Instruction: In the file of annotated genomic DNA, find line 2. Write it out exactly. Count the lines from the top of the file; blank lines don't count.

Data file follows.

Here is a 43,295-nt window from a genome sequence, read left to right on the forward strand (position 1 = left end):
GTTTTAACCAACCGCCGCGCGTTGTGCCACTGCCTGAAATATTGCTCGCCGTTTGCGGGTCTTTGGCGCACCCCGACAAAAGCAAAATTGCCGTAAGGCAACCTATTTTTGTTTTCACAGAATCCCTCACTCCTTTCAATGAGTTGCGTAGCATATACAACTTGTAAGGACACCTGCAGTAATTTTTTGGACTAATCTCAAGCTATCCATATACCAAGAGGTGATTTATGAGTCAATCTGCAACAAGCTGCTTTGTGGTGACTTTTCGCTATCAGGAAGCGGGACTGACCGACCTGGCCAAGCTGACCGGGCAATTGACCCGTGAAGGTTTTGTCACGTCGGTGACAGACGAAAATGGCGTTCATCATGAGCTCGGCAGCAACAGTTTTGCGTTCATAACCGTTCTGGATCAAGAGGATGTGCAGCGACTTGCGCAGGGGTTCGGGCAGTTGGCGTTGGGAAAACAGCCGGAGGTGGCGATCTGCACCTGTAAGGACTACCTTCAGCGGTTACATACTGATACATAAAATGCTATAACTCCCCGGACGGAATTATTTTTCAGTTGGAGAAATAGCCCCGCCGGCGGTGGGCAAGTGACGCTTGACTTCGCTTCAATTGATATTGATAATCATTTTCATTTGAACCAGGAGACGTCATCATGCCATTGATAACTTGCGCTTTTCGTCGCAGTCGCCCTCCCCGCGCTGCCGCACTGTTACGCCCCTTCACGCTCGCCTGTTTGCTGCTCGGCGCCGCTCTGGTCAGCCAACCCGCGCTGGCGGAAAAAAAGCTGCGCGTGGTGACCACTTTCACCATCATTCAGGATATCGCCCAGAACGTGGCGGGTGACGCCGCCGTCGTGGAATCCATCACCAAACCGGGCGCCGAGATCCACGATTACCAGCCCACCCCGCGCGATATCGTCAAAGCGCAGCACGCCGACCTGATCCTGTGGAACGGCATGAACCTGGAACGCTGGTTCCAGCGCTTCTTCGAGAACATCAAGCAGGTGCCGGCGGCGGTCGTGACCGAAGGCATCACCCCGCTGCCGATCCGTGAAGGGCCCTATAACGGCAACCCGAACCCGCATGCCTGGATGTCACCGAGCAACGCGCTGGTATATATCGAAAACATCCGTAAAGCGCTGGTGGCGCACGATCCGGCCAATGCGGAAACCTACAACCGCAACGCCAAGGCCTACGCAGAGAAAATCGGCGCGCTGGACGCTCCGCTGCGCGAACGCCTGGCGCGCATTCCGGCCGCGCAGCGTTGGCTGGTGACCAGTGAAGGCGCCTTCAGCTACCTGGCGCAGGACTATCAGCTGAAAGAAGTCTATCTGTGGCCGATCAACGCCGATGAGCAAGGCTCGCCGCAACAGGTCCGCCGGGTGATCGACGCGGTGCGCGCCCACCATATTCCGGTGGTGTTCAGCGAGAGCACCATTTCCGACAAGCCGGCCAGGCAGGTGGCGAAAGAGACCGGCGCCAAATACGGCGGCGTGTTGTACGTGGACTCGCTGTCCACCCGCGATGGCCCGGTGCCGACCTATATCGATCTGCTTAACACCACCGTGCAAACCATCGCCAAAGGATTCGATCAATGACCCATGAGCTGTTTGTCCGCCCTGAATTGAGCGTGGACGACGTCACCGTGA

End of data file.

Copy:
GTTTTAACCAACCGCCGCGCGTTGTGCCACTGCCTGAAATATTGCTCGCCGTTTGCGGGTCTTTGGCGCACCCCGACAAAAGCAAAATTGCCGTAAGGCAACCTATTTTTGTTTTCACAGAATCCCTCACTCCTTTCAATGAGTTGCGTAGCATATACAACTTGTAAGGACACCTGCAGTAATTTTTTGGACTAATCTCAAGCTATCCATATACCAAGAGGTGATTTATGAGTCAATCTGCAACAAGCTGCTTTGTGGTGACTTTTCGCTATCAGGAAGCGGGACTGACCGACCTGGCCAAGCTGACCGGGCAATTGACCCGTGAAGGTTTTGTCACGTCGGTGACAGACGAAAATGGCGTTCATCATGAGCTCGGCAGCAACAGTTTTGCGTTCATAACCGTTCTGGATCAAGAGGATGTGCAGCGACTTGCGCAGGGGTTCGGGCAGTTGGCGTTGGGAAAACAGCCGGAGGTGGCGATCTGCACCTGTAAGGACTACCTTCAGCGGTTACATACTGATACATAAAATGCTATAACTCCCCGGACGGAATTATTTTTCAGTTGGAGAAATAGCCCCGCCGGCGGTGGGCAAGTGACGCTTGACTTCGCTTCAATTGATATTGATAATCATTTTCATTTGAACCAGGAGACGTCATCATGCCATTGATAACTTGCGCTTTTCGTCGCAGTCGCCCTCCCCGCGCTGCCGCACTGTTACGCCCCTTCACGCTCGCCTGTTTGCTGCTCGGCGCCGCTCTGGTCAGCCAACCCGCGCTGGCGGAAAAAAAGCTGCGCGTGGTGACCACTTTCACCATCATTCAGGATATCGCCCAGAACGTGGCGGGTGACGCCGCCGTCGTGGAATCCATCACCAAACCGGGCGCCGAGATCCACGATTACCAGCCCACCCCGCGCGATATCGTCAAAGCGCAGCACGCCGACCTGATCCTGTGGAACGGCATGAACCTGGAACGCTGGTTCCAGCGCTTCTTCGAGAACATCAAGCAGGTGCCGGCGGCGGTCGTGACCGAAGGCATCACCCCGCTGCCGATCCGTGAAGGGCCCTATAACGGCAACCCGAACCCGCATGCCTGGATGTCACCGAGCAACGCGCTGGTATATATCGAAAACATCCGTAAAGCGCTGGTGGCGCACGATCCGGCCAATGCGGAAACCTACAACCGCAACGCCAAGGCCTACGCAGAGAAAATCGGCGCGCTGGACGCTCCGCTGCGCGAACGCCTGGCGCGCATTCCGGCCGCGCAGCGTTGGCTGGTGACCAGTGAAGGCGCCTTCAGCTACCTGGCGCAGGACTATCAGCTGAAAGAAGTCTATCTGTGGCCGATCAACGCCGATGAGCAAGGCTCGCCGCAACAGGTCCGCCGGGTGATCGACGCGGTGCGCGCCCACCATATTCCGGTGGTGTTCAGCGAGAGCACCATTTCCGACAAGCCGGCCAGGCAGGTGGCGAAAGAGACCGGCGCCAAATACGGCGGCGTGTTGTACGTGGACTCGCTGTCCACCCGCGATGGCCCGGTGCCGACCTATATCGATCTGCTTAACACCACCGTGCAAACCATCGCCAAAGGATTCGATCAATGACCCATGAGCTGTTTGTCCGCCCTGAATTGAGCGTGGACGACGTCACCGTGA